Lawyers in private practice tend to specialise early in their careers. Most private practice lawyers specialise in one or two areas. In-house attorneys, on the other hand, tend to be generalists who may deal with a variety of legal issues within their company.


In-house attorneys work closely with and are proactively involved with the company. Their legal works protects and contributes to the overall goals of the business. This is not always easy for an attorney in private practice, as they are usually dealing with narrow legal issues and are reactive. Private practice lawyers are not necessarily able to see the long-term implications of their legal advice because of their (usually) limited engagement.


Think about the practical application of the law


When you are formulating recommendations to solve problems, you need to consider the practical application of the recommendation(s). If the business implements the solution that you have recommended:

  • What is the likelihood and severity of the risk posed by the problem? (hint: you may need to speak to other departments to answer this question)

  • What is the potential cost to the business?

  • Does the business have the resourcing required to implement the solution?

  • Will the solution make the broader business less competitive?

  • How will the solution impact finance, marketing, human resources, sales, operations, staff, clients, etc?

  • What is the likelihood and severity of the risk posed by the problem?

If you can look at problems and solutions from both a legal and a business perspective, your advice is more likely to be sought out and seen as an integral part of business decision-making.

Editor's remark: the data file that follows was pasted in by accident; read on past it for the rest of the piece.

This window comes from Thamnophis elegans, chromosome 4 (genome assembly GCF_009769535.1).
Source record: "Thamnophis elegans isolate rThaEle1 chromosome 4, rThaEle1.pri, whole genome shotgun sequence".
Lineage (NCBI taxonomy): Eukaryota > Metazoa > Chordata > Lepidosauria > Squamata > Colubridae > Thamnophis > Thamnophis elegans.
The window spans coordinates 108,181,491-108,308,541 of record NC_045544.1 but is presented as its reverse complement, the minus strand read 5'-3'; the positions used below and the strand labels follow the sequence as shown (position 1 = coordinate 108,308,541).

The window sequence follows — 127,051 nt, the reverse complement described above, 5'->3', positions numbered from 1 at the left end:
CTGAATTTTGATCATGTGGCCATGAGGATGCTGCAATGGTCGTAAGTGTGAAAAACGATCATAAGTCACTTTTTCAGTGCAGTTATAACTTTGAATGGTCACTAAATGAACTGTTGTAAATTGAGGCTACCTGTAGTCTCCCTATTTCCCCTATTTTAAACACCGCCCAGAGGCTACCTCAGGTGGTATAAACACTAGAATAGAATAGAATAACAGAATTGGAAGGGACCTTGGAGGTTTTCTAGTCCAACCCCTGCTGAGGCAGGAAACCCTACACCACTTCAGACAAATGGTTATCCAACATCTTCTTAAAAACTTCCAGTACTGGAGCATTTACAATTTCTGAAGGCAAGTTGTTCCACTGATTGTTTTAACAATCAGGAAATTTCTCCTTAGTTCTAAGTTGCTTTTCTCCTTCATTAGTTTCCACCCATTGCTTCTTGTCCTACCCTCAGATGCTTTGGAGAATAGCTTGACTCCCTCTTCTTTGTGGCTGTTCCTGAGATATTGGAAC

Is there a better way?


There is always a better way to do things and it’s important to take the time to identify areas for improvement and develop a strategy.


We’ve selected two possible ways that the in-house legal function can be improved, being the use of legal technology and legal counsel contractors. Any improvements will need to consider legal budgets, time constraints and resourcing.


Use legal technology


Technology can significantly increase productivity. For often overstretched in-house legal teams, this can make a significant difference to the ability of the legal team to meet tight deadlines and go that extra mile.


If you want to increase your productivity as in-house counsel, you should consider the adoption of legal technology. We have written about the top 15 legal technology trends here.


In-house legal counsel

Flexible legal counsel workforce


If your in-house legal team doesn’t have the expertise to manage a particular legal matter, you may want to consider engaging outside counsel or hire a more specialised legal counsel on a contract basis.


As legal counsel, you should be mindful of your own time while monitoring the performance and workload of your team.


Hiring freelance legal advisors can provide you with numerous benefits. He or she can balance out the workload, fill employment gaps, and even expand your service offerings to the business. Using legal contractors may mean that you are able to reduce the amount of legal work that you are outsourcing and reduce legal expenditure.


These proactive measures may increase the efficiency of your legal team and contribute to the profitability of the business.


How can Prosper Law help?


Prosper Law provides legal services to in-house legal teams and corporations. We provide legal services for in-house legal functions at a fraction of the cost of a private attorney. If you are looking for legal counsel, contact the team at Prosper Law.


Farrah Motley | Legal Principal

PROSPER LAW - A Commercial Law Firm for Businesses

M: 0422 721 121

E: farrah@prosperlaw.com.au

W: www.prosperlaw.com.au

A: Suite No. 99, Level 54, 111 Eagle Street, Brisbane, Queensland Australia 4000



0 views0 comments